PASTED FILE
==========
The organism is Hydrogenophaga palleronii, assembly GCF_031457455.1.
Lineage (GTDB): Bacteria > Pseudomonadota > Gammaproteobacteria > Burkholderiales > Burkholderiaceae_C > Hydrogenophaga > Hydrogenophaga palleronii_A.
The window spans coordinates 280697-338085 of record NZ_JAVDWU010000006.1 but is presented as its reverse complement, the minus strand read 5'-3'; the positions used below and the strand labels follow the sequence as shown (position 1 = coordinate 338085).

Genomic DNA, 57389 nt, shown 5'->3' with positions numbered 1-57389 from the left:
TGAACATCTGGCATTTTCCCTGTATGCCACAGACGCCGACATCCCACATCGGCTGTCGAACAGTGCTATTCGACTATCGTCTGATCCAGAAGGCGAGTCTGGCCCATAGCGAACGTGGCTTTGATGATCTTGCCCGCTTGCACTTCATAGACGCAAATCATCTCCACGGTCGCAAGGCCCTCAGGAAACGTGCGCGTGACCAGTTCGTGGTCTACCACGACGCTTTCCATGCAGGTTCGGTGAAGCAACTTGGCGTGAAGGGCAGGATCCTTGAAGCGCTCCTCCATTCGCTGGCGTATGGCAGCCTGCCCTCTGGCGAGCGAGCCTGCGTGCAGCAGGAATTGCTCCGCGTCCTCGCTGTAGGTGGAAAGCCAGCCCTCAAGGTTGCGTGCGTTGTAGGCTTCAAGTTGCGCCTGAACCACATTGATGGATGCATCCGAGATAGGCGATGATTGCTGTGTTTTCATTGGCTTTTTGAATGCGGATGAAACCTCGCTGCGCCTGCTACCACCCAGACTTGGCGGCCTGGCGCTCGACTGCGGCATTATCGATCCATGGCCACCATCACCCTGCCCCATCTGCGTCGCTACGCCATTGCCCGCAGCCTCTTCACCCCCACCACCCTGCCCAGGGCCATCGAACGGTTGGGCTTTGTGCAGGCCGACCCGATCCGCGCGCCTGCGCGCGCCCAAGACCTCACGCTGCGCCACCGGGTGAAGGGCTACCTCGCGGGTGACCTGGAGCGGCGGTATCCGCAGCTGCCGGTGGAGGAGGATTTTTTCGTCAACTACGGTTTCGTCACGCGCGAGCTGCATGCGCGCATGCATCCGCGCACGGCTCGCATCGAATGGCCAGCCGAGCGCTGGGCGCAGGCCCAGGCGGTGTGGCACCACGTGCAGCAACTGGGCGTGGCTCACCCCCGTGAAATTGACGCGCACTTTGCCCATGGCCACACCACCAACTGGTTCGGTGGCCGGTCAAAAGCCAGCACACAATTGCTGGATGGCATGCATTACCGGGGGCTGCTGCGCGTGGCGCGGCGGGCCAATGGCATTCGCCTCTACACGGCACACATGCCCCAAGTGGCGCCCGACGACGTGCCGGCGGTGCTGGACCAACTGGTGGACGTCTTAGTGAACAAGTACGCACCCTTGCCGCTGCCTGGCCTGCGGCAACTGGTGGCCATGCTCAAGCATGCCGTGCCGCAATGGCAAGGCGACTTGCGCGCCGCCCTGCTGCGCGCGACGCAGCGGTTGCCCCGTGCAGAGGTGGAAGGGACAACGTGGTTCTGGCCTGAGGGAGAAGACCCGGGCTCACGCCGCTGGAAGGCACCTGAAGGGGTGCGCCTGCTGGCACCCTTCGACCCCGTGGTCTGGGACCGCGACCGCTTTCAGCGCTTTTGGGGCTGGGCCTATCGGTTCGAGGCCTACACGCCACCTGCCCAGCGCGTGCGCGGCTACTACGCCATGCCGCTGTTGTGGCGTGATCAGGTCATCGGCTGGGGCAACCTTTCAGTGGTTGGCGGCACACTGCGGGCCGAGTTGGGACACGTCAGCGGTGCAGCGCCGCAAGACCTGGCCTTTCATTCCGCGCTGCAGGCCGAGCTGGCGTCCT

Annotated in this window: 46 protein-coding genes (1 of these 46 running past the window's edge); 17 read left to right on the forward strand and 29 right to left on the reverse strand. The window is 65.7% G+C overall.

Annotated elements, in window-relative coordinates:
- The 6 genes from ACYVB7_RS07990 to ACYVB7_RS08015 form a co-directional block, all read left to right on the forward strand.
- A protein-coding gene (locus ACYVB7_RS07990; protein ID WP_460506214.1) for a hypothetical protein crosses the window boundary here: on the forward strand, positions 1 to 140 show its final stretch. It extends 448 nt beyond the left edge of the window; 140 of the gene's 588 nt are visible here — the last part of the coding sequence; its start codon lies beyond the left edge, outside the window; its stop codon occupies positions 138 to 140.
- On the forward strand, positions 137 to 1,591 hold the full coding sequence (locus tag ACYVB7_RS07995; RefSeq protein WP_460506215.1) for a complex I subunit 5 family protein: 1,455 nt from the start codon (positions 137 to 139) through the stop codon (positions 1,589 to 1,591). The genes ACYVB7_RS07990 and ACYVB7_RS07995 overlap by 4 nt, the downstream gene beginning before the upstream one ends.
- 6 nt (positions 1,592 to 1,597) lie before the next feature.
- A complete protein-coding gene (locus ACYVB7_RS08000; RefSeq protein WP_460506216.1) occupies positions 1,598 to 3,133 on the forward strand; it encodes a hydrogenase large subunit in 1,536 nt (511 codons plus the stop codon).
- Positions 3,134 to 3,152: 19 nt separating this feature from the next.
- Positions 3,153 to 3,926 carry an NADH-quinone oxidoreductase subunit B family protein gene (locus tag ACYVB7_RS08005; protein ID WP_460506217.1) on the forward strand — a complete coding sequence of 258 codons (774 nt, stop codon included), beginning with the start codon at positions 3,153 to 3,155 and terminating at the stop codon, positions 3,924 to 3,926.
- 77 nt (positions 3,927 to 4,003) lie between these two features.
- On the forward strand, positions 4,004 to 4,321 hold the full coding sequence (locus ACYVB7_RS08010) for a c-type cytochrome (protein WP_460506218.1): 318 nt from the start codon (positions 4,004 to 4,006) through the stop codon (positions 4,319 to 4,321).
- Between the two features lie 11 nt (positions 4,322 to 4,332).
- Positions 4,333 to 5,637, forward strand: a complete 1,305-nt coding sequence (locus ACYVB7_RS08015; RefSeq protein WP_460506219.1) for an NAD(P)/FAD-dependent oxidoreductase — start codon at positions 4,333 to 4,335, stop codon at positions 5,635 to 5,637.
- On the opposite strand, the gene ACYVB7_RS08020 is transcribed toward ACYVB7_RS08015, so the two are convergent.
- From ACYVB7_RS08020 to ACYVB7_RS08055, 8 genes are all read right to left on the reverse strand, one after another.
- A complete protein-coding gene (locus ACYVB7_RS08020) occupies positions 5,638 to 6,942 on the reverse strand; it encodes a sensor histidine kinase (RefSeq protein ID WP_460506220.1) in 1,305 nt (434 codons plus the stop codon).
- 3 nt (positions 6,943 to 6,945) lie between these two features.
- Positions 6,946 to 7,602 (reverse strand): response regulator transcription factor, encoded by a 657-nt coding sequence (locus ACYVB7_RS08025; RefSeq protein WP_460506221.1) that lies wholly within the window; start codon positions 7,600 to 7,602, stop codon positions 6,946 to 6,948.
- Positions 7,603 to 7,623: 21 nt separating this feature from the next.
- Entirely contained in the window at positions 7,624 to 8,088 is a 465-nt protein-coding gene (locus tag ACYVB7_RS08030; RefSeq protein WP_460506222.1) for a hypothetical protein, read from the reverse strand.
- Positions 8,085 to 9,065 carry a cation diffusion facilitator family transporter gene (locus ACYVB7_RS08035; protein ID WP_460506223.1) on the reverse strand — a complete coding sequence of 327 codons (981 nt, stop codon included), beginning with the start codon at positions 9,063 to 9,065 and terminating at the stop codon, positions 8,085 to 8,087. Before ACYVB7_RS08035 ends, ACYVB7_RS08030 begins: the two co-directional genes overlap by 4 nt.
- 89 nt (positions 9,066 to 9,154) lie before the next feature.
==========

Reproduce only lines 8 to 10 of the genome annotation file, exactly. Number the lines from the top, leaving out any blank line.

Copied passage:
- The 6 genes from ACYVB7_RS07990 to ACYVB7_RS08015 form a co-directional block, all read left to right on the forward strand.
- A protein-coding gene (locus ACYVB7_RS07990; protein ID WP_460506214.1) for a hypothetical protein crosses the window boundary here: on the forward strand, positions 1 to 140 show its final stretch. It extends 448 nt beyond the left edge of the window; 140 of the gene's 588 nt are visible here — the last part of the coding sequence; its start codon lies beyond the left edge, outside the window; its stop codon occupies positions 138 to 140.
- On the forward strand, positions 137 to 1,591 hold the full coding sequence (locus tag ACYVB7_RS07995; RefSeq protein WP_460506215.1) for a complex I subunit 5 family protein: 1,455 nt from the start codon (positions 137 to 139) through the stop codon (positions 1,589 to 1,591). The genes ACYVB7_RS07990 and ACYVB7_RS07995 overlap by 4 nt, the downstream gene beginning before the upstream one ends.